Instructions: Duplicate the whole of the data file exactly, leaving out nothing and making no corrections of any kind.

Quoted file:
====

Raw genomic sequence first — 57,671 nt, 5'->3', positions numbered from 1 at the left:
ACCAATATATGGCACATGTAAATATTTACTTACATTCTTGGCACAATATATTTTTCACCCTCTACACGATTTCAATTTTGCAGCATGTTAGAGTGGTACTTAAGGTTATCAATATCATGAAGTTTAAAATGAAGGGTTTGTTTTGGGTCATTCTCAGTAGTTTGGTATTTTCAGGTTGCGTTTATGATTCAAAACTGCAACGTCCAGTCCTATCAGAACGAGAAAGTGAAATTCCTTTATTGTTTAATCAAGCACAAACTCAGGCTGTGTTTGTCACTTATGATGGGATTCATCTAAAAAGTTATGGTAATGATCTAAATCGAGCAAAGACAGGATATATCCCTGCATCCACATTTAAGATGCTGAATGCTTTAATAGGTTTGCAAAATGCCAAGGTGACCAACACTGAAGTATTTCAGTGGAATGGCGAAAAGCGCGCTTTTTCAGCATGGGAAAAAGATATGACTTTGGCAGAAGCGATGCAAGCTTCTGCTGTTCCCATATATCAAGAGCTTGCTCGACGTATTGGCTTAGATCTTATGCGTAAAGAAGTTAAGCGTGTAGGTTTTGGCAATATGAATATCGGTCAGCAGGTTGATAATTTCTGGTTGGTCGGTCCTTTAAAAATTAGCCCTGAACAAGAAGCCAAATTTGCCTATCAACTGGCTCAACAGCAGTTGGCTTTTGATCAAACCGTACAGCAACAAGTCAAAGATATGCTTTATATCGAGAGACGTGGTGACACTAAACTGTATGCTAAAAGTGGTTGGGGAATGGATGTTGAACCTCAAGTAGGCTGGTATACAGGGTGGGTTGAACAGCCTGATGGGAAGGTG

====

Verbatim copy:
Raw genomic sequence first — 57,671 nt, 5'->3', positions numbered from 1 at the left:
ACCAATATATGGCACATGTAAATATTTACTTACATTCTTGGCACAATATATTTTTCACCCTCTACACGATTTCAATTTTGCAGCATGTTAGAGTGGTACTTAAGGTTATCAATATCATGAAGTTTAAAATGAAGGGTTTGTTTTGGGTCATTCTCAGTAGTTTGGTATTTTCAGGTTGCGTTTATGATTCAAAACTGCAACGTCCAGTCCTATCAGAACGAGAAAGTGAAATTCCTTTATTGTTTAATCAAGCACAAACTCAGGCTGTGTTTGTCACTTATGATGGGATTCATCTAAAAAGTTATGGTAATGATCTAAATCGAGCAAAGACAGGATATATCCCTGCATCCACATTTAAGATGCTGAATGCTTTAATAGGTTTGCAAAATGCCAAGGTGACCAACACTGAAGTATTTCAGTGGAATGGCGAAAAGCGCGCTTTTTCAGCATGGGAAAAAGATATGACTTTGGCAGAAGCGATGCAAGCTTCTGCTGTTCCCATATATCAAGAGCTTGCTCGACGTATTGGCTTAGATCTTATGCGTAAAGAAGTTAAGCGTGTAGGTTTTGGCAATATGAATATCGGTCAGCAGGTTGATAATTTCTGGTTGGTCGGTCCTTTAAAAATTAGCCCTGAACAAGAAGCCAAATTTGCCTATCAACTGGCTCAACAGCAGTTGGCTTTTGATCAAACCGTACAGCAACAAGTCAAAGATATGCTTTATATCGAGAGACGTGGTGACACTAAACTGTATGCTAAAAGTGGTTGGGGAATGGATGTTGAACCTCAAGTAGGCTGGTATACAGGGTGGGTTGAACAGCCTGATGGGAAGGTG